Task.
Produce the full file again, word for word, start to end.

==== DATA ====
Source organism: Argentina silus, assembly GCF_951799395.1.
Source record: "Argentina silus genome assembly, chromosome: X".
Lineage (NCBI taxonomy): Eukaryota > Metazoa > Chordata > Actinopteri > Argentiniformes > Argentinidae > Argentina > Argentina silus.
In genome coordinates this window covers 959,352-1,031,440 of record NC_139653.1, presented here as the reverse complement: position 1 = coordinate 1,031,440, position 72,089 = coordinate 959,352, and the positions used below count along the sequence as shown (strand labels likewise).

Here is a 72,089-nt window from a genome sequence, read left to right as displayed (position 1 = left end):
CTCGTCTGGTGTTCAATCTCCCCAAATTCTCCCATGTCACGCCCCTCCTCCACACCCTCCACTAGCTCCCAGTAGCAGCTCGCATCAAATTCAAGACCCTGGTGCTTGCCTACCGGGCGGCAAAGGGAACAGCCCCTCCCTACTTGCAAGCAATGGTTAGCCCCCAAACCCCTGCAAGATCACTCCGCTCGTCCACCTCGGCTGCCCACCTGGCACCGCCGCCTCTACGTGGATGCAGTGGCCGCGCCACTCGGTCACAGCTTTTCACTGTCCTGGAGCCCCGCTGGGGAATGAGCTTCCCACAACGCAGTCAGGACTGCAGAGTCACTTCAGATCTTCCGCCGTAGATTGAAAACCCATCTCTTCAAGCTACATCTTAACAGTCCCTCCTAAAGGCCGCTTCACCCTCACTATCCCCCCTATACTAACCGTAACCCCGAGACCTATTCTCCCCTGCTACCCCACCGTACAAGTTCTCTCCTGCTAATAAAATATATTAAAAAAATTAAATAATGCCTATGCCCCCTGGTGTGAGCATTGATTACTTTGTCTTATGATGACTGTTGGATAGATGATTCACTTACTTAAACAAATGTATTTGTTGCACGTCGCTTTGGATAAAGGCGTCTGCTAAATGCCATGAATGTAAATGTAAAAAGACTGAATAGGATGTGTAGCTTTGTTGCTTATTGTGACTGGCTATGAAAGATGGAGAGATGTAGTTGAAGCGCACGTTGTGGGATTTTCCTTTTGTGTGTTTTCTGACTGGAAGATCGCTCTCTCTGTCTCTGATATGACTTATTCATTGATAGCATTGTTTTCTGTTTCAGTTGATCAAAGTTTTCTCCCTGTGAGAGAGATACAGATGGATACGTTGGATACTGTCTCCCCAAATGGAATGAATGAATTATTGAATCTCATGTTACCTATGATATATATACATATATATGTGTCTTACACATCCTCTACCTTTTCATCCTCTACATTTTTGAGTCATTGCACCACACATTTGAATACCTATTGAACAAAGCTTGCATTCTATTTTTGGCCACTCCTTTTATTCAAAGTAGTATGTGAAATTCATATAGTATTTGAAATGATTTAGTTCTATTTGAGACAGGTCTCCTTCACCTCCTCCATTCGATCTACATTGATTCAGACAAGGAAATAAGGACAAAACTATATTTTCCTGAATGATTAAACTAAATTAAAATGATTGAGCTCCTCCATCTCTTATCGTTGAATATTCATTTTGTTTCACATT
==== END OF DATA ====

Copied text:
Source organism: Argentina silus, assembly GCF_951799395.1.
Source record: "Argentina silus genome assembly, chromosome: X".
Lineage (NCBI taxonomy): Eukaryota > Metazoa > Chordata > Actinopteri > Argentiniformes > Argentinidae > Argentina > Argentina silus.
In genome coordinates this window covers 959,352-1,031,440 of record NC_139653.1, presented here as the reverse complement: position 1 = coordinate 1,031,440, position 72,089 = coordinate 959,352, and the positions used below count along the sequence as shown (strand labels likewise).

Here is a 72,089-nt window from a genome sequence, read left to right as displayed (position 1 = left end):
CTCGTCTGGTGTTCAATCTCCCCAAATTCTCCCATGTCACGCCCCTCCTCCACACCCTCCACTAGCTCCCAGTAGCAGCTCGCATCAAATTCAAGACCCTGGTGCTTGCCTACCGGGCGGCAAAGGGAACAGCCCCTCCCTACTTGCAAGCAATGGTTAGCCCCCAAACCCCTGCAAGATCACTCCGCTCGTCCACCTCGGCTGCCCACCTGGCACCGCCGCCTCTACGTGGATGCAGTGGCCGCGCCACTCGGTCACAGCTTTTCACTGTCCTGGAGCCCCGCTGGGGAATGAGCTTCCCACAACGCAGTCAGGACTGCAGAGTCACTTCAGATCTTCCGCCGTAGATTGAAAACCCATCTCTTCAAGCTACATCTTAACAGTCCCTCCTAAAGGCCGCTTCACCCTCACTATCCCCCCTATACTAACCGTAACCCCGAGACCTATTCTCCCCTGCTACCCCACCGTACAAGTTCTCTCCTGCTAATAAAATATATTAAAAAAATTAAATAATGCCTATGCCCCCTGGTGTGAGCATTGATTACTTTGTCTTATGATGACTGTTGGATAGATGATTCACTTACTTAAACAAATGTATTTGTTGCACGTCGCTTTGGATAAAGGCGTCTGCTAAATGCCATGAATGTAAATGTAAAAAGACTGAATAGGATGTGTAGCTTTGTTGCTTATTGTGACTGGCTATGAAAGATGGAGAGATGTAGTTGAAGCGCACGTTGTGGGATTTTCCTTTTGTGTGTTTTCTGACTGGAAGATCGCTCTCTCTGTCTCTGATATGACTTATTCATTGATAGCATTGTTTTCTGTTTCAGTTGATCAAAGTTTTCTCCCTGTGAGAGAGATACAGATGGATACGTTGGATACTGTCTCCCCAAATGGAATGAATGAATTATTGAATCTCATGTTACCTATGATATATATACATATATATGTGTCTTACACATCCTCTACCTTTTCATCCTCTACATTTTTGAGTCATTGCACCACACATTTGAATACCTATTGAACAAAGCTTGCATTCTATTTTTGGCCACTCCTTTTATTCAAAGTAGTATGTGAAATTCATATAGTATTTGAAATGATTTAGTTCTATTTGAGACAGGTCTCCTTCACCTCCTCCATTCGATCTACATTGATTCAGACAAGGAAATAAGGACAAAACTATATTTTCCTGAATGATTAAACTAAATTAAAATGATTGAGCTCCTCCATCTCTTATCGTTGAATATTCATTTTGTTTCACATT